There is no doubt that accessibility should be part of the bill. It is essential that documents that are incorporated by reference be accessible to those who are required, by regulation, to comply with those documents. That is an important and necessary step, and that is why it is included in Bill S-2.

The general approach to accessibility found in this bill would provide flexibility to regulatory bodies to take whatever steps might be necessary to ensure that these diverse types of materials, from a wide variety of sources, both domestic and international, could in fact be accessible.

Material that is incorporated by reference is generally accessible, and as a result, in some cases, no further action on the part of a regulatory authority would be necessary. An example of this is provincial legislation across Canada that is already widely and generally accessible. Federal regulations that incorporated provincial legislation would undoubtedly allow the regulator to meet the requirement to ensure that the material was accessible.

Sometimes accessing the document through the standards organization itself might be necessary. The proposed legislation would ensure that the regulated community would have access to whatever material was incorporated, with reasonable effort on their part. In this modern age, so many things are easily accessible by those that are regulated, so this reasonable-effort standard should be very easily met.

The bill, therefore, would create a meaningful obligation on the part of regulators to ensure accessibility while still allowing for innovation, modernity, flexibility, and creativity.

Bill S-2 is intended to solidify the government’s access to a regulatory drafting technique, essential and responsive, in our regulations. It also recognizes corresponding obligations regulators must meet when using this tool. This bill strikes an important balance that reflects the reality of modern regulation while ensuring that appropriate protections and accessibility measures are enshrined in law.

This proposal is consistent with the position the government has long taken on the question of whether the technique of incorporation by reference can or cannot be used in regulations. It would provide express legislative authority for the use of this technique in the future and would confirm the validity of existing regulations incorporating documents in a manner that was consistent with that authority.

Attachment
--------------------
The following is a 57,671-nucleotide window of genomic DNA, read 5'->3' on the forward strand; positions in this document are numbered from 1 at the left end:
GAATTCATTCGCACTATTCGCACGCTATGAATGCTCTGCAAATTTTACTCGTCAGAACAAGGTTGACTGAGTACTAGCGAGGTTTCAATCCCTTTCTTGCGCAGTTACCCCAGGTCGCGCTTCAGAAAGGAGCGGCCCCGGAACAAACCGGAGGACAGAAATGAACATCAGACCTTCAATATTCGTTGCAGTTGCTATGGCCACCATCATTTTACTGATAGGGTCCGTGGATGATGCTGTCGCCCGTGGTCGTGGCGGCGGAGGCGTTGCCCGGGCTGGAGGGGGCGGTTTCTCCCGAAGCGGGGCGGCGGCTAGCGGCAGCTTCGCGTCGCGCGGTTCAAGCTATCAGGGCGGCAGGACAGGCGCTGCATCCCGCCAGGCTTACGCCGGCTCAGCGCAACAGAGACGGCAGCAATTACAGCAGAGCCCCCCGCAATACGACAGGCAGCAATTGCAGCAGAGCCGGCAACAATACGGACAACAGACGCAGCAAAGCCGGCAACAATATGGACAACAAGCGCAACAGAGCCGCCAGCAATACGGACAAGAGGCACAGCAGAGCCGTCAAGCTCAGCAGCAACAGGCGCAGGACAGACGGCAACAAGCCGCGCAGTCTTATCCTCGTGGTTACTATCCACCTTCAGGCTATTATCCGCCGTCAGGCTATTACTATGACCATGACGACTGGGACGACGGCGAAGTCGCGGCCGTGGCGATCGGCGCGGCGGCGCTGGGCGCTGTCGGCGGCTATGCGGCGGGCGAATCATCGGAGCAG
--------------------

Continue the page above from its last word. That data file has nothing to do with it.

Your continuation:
Parliament’s ability to control the delegation of regulatory-making power would continue, as would the oversight of the Standing Joint Committee for the Scrutiny of Regulations. We expect that this standing joint committee would indeed continue to play an important role in ensuring that the use of the technique continued and was exercised in the way Parliament intended.

We have many years of successful experience with the use of incorporation by reference in regulations at the federal level, and this knowledge will be useful in providing guidance with respect to this legislation in the future. There is also every indication that the use of this technique will be essential in implementing regulatory modernization initiatives here in Canada in conjunction with some of our regulatory partners around the world, most notably our partners to the south, in the United States.

We have before us today one of these bills that are essentially the plumbing in our laws and regulations in Canada. The enactment of Bill S-2 would be a logical and necessary next step to ensuring that there is access in a responsible manner to incorporation by reference documentation in a way that is accessible but that allows our regulations to be modern and to incorporate some of the best references from around the world.

I invite members to support this important legislative proposal in Bill S-2 and recognize the important steps it would take to ensure that our laws and regulations are modern, accessible, and the best they can be.